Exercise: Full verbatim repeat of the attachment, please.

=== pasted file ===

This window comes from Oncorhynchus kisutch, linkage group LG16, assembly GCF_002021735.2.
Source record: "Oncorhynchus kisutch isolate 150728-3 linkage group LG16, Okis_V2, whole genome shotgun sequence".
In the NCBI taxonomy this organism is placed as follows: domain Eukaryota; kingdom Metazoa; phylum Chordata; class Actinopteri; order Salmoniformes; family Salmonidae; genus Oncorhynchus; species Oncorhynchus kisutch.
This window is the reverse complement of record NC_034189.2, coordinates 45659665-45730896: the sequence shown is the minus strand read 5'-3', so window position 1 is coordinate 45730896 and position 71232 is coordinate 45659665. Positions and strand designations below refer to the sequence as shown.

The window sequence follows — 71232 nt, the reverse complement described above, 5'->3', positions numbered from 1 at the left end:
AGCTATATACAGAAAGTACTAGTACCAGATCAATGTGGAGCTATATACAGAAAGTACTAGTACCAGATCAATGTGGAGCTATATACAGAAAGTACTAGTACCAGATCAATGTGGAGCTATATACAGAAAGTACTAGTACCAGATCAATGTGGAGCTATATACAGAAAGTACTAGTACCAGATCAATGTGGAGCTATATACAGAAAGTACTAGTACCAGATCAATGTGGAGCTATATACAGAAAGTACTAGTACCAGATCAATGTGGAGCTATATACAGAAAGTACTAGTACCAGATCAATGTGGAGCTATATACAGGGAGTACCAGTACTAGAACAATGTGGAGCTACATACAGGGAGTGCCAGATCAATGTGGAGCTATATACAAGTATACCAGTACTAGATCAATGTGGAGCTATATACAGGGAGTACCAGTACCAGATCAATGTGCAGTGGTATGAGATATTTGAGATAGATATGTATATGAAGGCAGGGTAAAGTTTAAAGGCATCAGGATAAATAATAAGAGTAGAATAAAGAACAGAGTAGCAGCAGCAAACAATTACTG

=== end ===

This window comes from Oncorhynchus kisutch, linkage group LG16, assembly GCF_002021735.2.
Source record: "Oncorhynchus kisutch isolate 150728-3 linkage group LG16, Okis_V2, whole genome shotgun sequence".
In the NCBI taxonomy this organism is placed as follows: domain Eukaryota; kingdom Metazoa; phylum Chordata; class Actinopteri; order Salmoniformes; family Salmonidae; genus Oncorhynchus; species Oncorhynchus kisutch.
This window is the reverse complement of record NC_034189.2, coordinates 45659665-45730896: the sequence shown is the minus strand read 5'-3', so window position 1 is coordinate 45730896 and position 71232 is coordinate 45659665. Positions and strand designations below refer to the sequence as shown.

The window sequence follows — 71232 nt, the reverse complement described above, 5'->3', positions numbered from 1 at the left end:
AGCTATATACAGAAAGTACTAGTACCAGATCAATGTGGAGCTATATACAGAAAGTACTAGTACCAGATCAATGTGGAGCTATATACAGAAAGTACTAGTACCAGATCAATGTGGAGCTATATACAGAAAGTACTAGTACCAGATCAATGTGGAGCTATATACAGAAAGTACTAGTACCAGATCAATGTGGAGCTATATACAGAAAGTACTAGTACCAGATCAATGTGGAGCTATATACAGAAAGTACTAGTACCAGATCAATGTGGAGCTATATACAGAAAGTACTAGTACCAGATCAATGTGGAGCTATATACAGGGAGTACCAGTACTAGAACAATGTGGAGCTACATACAGGGAGTGCCAGATCAATGTGGAGCTATATACAAGTATACCAGTACTAGATCAATGTGGAGCTATATACAGGGAGTACCAGTACCAGATCAATGTGCAGTGGTATGAGATATTTGAGATAGATATGTATATGAAGGCAGGGTAAAGTTTAAAGGCATCAGGATAAATAATAAGAGTAGAATAAAGAACAGAGTAGCAGCAGCAAACAATTACTG